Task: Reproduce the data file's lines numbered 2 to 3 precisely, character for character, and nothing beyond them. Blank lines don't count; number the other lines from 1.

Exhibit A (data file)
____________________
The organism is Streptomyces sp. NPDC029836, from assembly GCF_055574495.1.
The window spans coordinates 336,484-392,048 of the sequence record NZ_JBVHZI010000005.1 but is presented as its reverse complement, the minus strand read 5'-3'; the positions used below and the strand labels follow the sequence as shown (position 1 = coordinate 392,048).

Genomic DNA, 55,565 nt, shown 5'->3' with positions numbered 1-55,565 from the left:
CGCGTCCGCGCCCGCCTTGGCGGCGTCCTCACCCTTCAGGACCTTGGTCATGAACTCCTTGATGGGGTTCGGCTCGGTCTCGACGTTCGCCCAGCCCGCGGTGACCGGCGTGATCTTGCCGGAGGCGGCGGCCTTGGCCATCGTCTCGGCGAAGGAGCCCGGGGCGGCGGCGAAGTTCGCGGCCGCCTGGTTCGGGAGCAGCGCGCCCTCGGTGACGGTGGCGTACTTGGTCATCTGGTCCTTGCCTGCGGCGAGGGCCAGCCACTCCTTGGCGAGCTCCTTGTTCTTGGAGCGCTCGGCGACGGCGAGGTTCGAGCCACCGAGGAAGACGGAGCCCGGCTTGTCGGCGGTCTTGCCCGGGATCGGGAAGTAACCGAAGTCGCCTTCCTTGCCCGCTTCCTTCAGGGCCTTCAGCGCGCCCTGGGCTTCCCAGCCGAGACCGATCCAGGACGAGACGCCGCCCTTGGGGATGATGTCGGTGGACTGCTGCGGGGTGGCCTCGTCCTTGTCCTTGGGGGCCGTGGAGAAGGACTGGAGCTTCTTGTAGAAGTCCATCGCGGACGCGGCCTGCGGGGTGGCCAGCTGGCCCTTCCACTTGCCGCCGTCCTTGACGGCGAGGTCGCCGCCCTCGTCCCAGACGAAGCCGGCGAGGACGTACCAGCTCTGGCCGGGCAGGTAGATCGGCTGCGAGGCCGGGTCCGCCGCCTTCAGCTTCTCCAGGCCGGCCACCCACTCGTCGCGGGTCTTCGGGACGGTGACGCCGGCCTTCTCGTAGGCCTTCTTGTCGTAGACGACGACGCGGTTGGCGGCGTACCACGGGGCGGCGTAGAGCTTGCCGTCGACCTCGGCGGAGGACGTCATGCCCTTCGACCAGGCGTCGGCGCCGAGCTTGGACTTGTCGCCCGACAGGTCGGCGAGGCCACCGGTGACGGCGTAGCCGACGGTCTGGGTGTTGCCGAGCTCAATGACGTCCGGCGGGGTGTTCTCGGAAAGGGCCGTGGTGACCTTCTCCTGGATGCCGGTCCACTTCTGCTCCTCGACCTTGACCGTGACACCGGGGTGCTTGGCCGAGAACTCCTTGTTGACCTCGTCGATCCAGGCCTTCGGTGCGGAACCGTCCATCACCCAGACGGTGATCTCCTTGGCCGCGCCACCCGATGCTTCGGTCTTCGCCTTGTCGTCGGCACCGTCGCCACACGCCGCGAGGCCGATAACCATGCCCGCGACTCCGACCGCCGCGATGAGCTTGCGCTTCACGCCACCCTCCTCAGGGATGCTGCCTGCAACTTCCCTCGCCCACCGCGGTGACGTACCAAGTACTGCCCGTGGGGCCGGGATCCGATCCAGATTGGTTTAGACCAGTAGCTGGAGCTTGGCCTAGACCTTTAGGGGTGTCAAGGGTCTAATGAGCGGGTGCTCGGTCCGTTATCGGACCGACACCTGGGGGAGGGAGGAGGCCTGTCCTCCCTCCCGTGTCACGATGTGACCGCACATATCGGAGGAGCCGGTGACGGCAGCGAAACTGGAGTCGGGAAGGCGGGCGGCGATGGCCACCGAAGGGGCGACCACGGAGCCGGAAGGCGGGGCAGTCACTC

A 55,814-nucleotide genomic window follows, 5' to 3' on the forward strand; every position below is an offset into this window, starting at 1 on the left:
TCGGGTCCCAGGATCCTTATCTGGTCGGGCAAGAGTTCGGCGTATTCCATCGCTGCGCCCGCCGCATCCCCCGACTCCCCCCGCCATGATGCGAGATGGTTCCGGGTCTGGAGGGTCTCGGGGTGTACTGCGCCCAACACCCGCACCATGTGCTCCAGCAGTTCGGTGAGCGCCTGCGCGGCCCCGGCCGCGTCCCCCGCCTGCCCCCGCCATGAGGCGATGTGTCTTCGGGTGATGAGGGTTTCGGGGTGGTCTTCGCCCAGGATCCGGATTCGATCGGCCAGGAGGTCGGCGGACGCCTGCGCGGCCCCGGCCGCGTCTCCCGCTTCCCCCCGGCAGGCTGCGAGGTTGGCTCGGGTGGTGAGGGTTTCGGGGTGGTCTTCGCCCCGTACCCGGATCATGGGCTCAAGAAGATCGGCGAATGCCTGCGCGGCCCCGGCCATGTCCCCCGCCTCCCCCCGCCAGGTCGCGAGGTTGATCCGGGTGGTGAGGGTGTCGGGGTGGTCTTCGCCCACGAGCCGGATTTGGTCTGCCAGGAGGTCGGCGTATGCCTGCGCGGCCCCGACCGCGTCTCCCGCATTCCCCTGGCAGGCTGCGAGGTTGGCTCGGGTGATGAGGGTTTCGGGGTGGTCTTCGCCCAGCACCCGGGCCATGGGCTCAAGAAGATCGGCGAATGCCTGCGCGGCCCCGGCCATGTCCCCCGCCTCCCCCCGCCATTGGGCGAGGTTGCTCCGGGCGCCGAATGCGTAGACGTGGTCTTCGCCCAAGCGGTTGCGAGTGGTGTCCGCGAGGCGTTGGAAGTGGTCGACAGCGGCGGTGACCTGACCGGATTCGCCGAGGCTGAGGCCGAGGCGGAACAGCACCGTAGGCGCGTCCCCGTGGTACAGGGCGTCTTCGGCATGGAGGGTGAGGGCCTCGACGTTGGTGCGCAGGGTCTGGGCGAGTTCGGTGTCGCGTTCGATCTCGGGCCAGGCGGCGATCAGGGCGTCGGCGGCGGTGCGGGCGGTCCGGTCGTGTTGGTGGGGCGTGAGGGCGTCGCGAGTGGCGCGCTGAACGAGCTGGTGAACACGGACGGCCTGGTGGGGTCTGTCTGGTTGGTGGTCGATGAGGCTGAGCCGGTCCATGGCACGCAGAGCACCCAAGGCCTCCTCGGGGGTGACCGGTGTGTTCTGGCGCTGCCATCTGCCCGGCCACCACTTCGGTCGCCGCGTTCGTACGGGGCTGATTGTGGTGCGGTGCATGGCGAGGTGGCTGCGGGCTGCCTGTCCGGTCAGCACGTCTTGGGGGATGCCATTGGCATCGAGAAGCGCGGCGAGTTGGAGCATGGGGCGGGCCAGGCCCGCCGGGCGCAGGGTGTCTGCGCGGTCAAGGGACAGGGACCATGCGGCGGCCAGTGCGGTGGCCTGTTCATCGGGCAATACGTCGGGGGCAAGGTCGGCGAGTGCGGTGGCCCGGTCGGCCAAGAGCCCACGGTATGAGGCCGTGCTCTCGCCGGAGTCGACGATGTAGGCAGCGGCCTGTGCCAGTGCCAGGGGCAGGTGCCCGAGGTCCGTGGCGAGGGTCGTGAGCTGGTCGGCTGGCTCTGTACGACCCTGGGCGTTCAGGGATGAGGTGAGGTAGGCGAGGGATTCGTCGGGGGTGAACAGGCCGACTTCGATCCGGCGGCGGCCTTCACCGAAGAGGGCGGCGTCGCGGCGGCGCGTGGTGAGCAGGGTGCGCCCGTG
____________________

The window spans coordinates 336,484-392,048 of the sequence record NZ_JBVHZI010000005.1 but is presented as its reverse complement, the minus strand read 5'-3'; the positions used below and the strand labels follow the sequence as shown (position 1 = coordinate 392,048).

Genomic DNA, 55,565 nt, shown 5'->3' with positions numbered 1-55,565 from the left: